Fountaine

Teachers from about 24 schools participated in a training session today conducted by the Special Education department of the Ministry of Education in collaboration with UNICEF that will equip them with the skills to transform their schools into child-friendly schools.

These teachers will join fellow educators at 10 schools across the island where the programme has already been piloted and reports have come from both staff and parents at those schools that there have been significant changes in the general deportment of the students.

Coordinator for Special Education in the Ministry of Education Melina Fontaine said that these methods have been implemented in a number of other countries in the region and the effort it being made to scale it up with the view to making it uniform across the board.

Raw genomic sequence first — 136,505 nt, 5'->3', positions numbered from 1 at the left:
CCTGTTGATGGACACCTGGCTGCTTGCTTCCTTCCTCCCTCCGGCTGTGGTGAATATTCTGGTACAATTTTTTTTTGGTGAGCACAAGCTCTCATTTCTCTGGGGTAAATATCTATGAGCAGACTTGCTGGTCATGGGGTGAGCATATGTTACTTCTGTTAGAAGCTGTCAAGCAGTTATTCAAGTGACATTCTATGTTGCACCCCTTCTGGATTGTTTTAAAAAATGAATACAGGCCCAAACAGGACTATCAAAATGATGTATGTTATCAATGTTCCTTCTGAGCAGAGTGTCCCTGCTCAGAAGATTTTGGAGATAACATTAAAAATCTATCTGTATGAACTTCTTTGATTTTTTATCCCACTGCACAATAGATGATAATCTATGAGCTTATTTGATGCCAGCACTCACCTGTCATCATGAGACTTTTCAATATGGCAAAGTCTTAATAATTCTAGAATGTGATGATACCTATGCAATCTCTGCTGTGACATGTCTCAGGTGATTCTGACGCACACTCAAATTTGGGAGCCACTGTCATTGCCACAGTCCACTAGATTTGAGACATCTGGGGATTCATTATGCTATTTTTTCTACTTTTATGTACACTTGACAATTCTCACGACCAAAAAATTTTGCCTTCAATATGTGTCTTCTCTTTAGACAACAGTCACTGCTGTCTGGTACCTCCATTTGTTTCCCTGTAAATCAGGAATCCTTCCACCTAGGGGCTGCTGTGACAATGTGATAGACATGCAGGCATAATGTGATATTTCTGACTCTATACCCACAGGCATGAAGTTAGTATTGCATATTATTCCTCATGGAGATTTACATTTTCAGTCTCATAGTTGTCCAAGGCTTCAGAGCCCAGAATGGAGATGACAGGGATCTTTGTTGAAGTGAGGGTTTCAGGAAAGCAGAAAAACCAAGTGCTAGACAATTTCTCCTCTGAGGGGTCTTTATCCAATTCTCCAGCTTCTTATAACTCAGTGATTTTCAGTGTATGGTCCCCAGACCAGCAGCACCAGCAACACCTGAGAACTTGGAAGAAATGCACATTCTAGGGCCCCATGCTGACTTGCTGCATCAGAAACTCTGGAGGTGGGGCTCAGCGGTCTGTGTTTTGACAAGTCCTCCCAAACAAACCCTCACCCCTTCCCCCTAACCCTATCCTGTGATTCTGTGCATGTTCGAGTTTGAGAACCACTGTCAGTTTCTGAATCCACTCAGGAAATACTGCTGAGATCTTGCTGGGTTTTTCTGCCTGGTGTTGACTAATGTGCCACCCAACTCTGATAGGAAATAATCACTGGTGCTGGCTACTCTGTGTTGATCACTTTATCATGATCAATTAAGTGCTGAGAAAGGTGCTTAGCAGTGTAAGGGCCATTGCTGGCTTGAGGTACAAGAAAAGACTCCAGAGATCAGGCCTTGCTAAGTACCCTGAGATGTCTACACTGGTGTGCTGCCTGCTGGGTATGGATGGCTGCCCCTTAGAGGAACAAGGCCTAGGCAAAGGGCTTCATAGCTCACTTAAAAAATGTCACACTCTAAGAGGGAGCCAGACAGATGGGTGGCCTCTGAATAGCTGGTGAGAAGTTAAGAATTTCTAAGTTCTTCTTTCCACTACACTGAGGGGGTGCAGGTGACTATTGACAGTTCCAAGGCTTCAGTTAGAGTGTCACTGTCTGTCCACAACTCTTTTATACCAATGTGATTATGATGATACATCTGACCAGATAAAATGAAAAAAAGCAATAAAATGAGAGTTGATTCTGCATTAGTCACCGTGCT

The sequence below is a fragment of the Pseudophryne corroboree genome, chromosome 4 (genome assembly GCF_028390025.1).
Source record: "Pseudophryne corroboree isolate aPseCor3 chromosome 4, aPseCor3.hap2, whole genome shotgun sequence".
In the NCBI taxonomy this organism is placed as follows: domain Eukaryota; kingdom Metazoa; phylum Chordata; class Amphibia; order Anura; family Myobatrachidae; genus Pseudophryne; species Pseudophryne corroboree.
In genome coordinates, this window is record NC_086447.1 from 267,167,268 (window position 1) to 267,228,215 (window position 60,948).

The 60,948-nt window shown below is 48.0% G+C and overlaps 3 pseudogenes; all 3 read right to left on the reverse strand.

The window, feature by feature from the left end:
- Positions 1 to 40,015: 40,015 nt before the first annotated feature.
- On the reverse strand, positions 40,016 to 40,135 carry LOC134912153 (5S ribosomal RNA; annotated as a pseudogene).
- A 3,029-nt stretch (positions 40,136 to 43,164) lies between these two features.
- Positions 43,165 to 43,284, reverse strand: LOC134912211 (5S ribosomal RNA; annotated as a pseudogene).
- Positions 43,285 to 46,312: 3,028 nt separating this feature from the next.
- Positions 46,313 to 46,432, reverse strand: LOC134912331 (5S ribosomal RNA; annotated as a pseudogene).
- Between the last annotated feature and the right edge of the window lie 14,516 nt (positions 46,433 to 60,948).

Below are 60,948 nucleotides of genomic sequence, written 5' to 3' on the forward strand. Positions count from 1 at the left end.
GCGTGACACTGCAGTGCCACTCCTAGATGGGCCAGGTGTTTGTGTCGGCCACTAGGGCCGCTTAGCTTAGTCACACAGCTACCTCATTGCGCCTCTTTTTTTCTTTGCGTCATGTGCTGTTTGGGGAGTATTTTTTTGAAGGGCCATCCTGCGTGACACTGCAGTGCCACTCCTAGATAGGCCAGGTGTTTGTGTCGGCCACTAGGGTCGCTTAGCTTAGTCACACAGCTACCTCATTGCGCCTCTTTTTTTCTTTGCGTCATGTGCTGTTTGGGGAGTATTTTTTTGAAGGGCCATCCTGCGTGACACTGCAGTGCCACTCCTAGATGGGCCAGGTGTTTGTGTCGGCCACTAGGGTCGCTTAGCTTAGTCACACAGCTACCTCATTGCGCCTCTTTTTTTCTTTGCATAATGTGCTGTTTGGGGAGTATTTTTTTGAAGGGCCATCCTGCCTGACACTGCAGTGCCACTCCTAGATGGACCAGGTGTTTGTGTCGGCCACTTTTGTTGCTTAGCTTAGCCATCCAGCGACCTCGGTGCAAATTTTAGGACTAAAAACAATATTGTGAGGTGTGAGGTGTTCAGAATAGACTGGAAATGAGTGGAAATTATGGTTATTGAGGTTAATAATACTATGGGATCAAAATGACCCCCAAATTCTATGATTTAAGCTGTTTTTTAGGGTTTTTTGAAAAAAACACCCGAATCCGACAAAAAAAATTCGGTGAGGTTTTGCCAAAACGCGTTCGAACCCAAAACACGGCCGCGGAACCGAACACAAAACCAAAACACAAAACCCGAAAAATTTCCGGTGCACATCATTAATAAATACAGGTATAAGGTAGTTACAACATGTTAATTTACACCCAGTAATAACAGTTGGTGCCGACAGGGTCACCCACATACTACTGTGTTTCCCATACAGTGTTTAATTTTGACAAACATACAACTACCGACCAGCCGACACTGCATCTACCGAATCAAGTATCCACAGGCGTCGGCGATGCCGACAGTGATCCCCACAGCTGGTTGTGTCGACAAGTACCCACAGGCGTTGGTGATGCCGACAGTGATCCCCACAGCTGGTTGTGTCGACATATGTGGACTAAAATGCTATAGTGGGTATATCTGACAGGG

“It involves looking at expectations, in terms of how children should act in school, how they should behave and how they should get on with their academics. A lot of the time we assume that children know how to behave and so with the child-friendly school initiative we are saying that you have to teach them what behavior is expected of them within the school. We also look at their academic programmes and we want to ensure that all students, whatever their potential, will be successful at school,” Fontaine revealed.

She indicated that these new methods have improved the students’ academics since more attention is being given to individual students but more studies are still being done to assess the impact of the programme.

Fontaine reported, “Right now we have a consultant from UNICEF doing an evaluation of the initiative and looking at its impact and hopefully we’ll get some more information out of that, but there are things that we are doing to look at the academics and already we are beginning to see changes in academic performance because of what is happening in the classroom. Teachers are really paying attention to individual students because unless you pay attention to them some will fall through the cracks. I cannot tell how big it is just yet though.”

Teachers at training